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"That a black twisty divil could be hiding under such comeliness": Woman versus woman in Early Twentieth-Century Irish Theatre

From: Theatre Journal
Volume 60, Number 2, May 2008
pp. 201-216 | 10.1353/tj.0.0030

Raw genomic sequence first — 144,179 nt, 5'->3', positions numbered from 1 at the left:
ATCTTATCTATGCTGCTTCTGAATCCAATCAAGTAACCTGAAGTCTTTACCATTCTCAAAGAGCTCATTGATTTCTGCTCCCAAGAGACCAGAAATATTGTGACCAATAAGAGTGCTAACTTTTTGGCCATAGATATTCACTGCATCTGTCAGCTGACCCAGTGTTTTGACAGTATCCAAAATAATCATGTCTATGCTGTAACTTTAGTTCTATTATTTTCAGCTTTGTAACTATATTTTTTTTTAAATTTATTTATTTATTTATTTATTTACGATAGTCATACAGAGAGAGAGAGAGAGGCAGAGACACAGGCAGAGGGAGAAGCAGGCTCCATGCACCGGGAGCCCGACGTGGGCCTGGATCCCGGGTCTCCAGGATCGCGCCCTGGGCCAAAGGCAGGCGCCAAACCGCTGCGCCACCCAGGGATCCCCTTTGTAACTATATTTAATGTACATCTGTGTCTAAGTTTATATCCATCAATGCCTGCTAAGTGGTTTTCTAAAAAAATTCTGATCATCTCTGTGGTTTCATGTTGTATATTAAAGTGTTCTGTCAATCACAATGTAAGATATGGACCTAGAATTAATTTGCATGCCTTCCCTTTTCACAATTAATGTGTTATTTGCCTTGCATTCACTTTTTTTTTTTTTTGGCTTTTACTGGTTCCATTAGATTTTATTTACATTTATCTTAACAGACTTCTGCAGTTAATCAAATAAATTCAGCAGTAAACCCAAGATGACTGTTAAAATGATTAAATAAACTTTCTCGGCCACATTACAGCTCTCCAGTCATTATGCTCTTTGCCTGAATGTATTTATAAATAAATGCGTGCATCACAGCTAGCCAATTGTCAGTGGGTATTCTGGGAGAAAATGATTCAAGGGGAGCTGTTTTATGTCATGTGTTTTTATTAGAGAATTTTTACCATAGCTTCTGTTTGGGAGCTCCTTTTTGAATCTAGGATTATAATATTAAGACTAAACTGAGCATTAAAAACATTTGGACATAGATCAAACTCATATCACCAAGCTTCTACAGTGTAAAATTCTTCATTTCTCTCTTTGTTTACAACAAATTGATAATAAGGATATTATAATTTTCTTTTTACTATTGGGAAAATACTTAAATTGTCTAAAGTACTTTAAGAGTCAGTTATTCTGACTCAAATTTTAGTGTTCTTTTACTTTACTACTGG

This essay engages with dramatic representations of womanhood in the Irish context during the first quarter of the twentieth century. Lacanian theory is used in conjunction with Irish women’s studies scholarship in order to inform the analysis of plays by dramatists including Maud Gonne, Padraic Colum, Lennox Robinson, and T. C. Murray. The aim is to show how women in Irish society were faced with the impossible task of fulfilling such idealized roles as Woman, Wife and Mother, and how this situation was variously represented and contested in the theatre.